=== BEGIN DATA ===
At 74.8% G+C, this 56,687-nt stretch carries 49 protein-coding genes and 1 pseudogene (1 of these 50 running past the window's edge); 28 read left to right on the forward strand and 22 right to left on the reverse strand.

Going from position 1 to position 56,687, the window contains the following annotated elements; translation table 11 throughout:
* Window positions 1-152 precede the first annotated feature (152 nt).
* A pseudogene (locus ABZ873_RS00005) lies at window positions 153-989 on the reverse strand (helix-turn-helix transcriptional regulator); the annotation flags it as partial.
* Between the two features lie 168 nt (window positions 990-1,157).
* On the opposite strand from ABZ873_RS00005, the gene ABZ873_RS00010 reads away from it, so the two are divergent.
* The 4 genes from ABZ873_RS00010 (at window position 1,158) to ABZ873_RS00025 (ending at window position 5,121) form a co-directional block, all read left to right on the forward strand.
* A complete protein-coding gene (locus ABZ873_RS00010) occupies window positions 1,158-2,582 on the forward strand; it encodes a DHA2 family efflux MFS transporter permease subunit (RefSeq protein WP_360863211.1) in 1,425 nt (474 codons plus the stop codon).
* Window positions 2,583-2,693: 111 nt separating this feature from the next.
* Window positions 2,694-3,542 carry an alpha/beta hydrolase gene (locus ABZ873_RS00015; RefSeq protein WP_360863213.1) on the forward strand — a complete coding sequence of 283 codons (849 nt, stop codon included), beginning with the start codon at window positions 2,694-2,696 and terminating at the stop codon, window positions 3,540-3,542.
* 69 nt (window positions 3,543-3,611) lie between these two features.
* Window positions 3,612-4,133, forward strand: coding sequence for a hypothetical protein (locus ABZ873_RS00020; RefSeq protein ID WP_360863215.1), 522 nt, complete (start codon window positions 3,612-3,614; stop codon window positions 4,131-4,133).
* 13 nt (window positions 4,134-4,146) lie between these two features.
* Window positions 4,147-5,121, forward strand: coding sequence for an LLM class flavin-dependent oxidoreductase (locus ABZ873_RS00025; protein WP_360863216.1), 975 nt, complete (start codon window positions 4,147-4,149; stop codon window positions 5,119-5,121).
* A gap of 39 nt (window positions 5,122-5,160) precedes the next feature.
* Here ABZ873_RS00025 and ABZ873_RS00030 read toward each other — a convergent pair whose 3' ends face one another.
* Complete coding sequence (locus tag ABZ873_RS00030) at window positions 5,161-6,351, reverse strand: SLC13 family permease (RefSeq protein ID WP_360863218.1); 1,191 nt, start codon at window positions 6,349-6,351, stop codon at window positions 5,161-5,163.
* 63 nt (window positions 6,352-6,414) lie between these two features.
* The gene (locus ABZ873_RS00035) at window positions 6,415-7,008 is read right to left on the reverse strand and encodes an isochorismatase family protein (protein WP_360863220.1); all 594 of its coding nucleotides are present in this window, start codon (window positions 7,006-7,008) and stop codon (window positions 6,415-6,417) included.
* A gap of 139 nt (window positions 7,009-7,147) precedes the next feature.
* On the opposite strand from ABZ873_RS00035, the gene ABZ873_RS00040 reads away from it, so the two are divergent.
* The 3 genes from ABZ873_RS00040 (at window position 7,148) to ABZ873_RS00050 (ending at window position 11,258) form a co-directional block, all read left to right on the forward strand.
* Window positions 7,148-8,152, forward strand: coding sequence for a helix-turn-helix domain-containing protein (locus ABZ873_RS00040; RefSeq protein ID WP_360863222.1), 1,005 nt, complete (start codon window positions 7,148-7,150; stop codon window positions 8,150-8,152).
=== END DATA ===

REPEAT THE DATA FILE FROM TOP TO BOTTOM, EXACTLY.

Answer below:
At 74.8% G+C, this 56,687-nt stretch carries 49 protein-coding genes and 1 pseudogene (1 of these 50 running past the window's edge); 28 read left to right on the forward strand and 22 right to left on the reverse strand.

Going from position 1 to position 56,687, the window contains the following annotated elements; translation table 11 throughout:
* Window positions 1-152 precede the first annotated feature (152 nt).
* A pseudogene (locus ABZ873_RS00005) lies at window positions 153-989 on the reverse strand (helix-turn-helix transcriptional regulator); the annotation flags it as partial.
* Between the two features lie 168 nt (window positions 990-1,157).
* On the opposite strand from ABZ873_RS00005, the gene ABZ873_RS00010 reads away from it, so the two are divergent.
* The 4 genes from ABZ873_RS00010 (at window position 1,158) to ABZ873_RS00025 (ending at window position 5,121) form a co-directional block, all read left to right on the forward strand.
* A complete protein-coding gene (locus ABZ873_RS00010) occupies window positions 1,158-2,582 on the forward strand; it encodes a DHA2 family efflux MFS transporter permease subunit (RefSeq protein WP_360863211.1) in 1,425 nt (474 codons plus the stop codon).
* Window positions 2,583-2,693: 111 nt separating this feature from the next.
* Window positions 2,694-3,542 carry an alpha/beta hydrolase gene (locus ABZ873_RS00015; RefSeq protein WP_360863213.1) on the forward strand — a complete coding sequence of 283 codons (849 nt, stop codon included), beginning with the start codon at window positions 2,694-2,696 and terminating at the stop codon, window positions 3,540-3,542.
* 69 nt (window positions 3,543-3,611) lie between these two features.
* Window positions 3,612-4,133, forward strand: coding sequence for a hypothetical protein (locus ABZ873_RS00020; RefSeq protein ID WP_360863215.1), 522 nt, complete (start codon window positions 3,612-3,614; stop codon window positions 4,131-4,133).
* 13 nt (window positions 4,134-4,146) lie between these two features.
* Window positions 4,147-5,121, forward strand: coding sequence for an LLM class flavin-dependent oxidoreductase (locus ABZ873_RS00025; protein WP_360863216.1), 975 nt, complete (start codon window positions 4,147-4,149; stop codon window positions 5,119-5,121).
* A gap of 39 nt (window positions 5,122-5,160) precedes the next feature.
* Here ABZ873_RS00025 and ABZ873_RS00030 read toward each other — a convergent pair whose 3' ends face one another.
* Complete coding sequence (locus tag ABZ873_RS00030) at window positions 5,161-6,351, reverse strand: SLC13 family permease (RefSeq protein ID WP_360863218.1); 1,191 nt, start codon at window positions 6,349-6,351, stop codon at window positions 5,161-5,163.
* 63 nt (window positions 6,352-6,414) lie between these two features.
* The gene (locus ABZ873_RS00035) at window positions 6,415-7,008 is read right to left on the reverse strand and encodes an isochorismatase family protein (protein WP_360863220.1); all 594 of its coding nucleotides are present in this window, start codon (window positions 7,006-7,008) and stop codon (window positions 6,415-6,417) included.
* A gap of 139 nt (window positions 7,009-7,147) precedes the next feature.
* On the opposite strand from ABZ873_RS00035, the gene ABZ873_RS00040 reads away from it, so the two are divergent.
* The 3 genes from ABZ873_RS00040 (at window position 7,148) to ABZ873_RS00050 (ending at window position 11,258) form a co-directional block, all read left to right on the forward strand.
* Window positions 7,148-8,152, forward strand: coding sequence for a helix-turn-helix domain-containing protein (locus ABZ873_RS00040; RefSeq protein ID WP_360863222.1), 1,005 nt, complete (start codon window positions 7,148-7,150; stop codon window positions 8,150-8,152).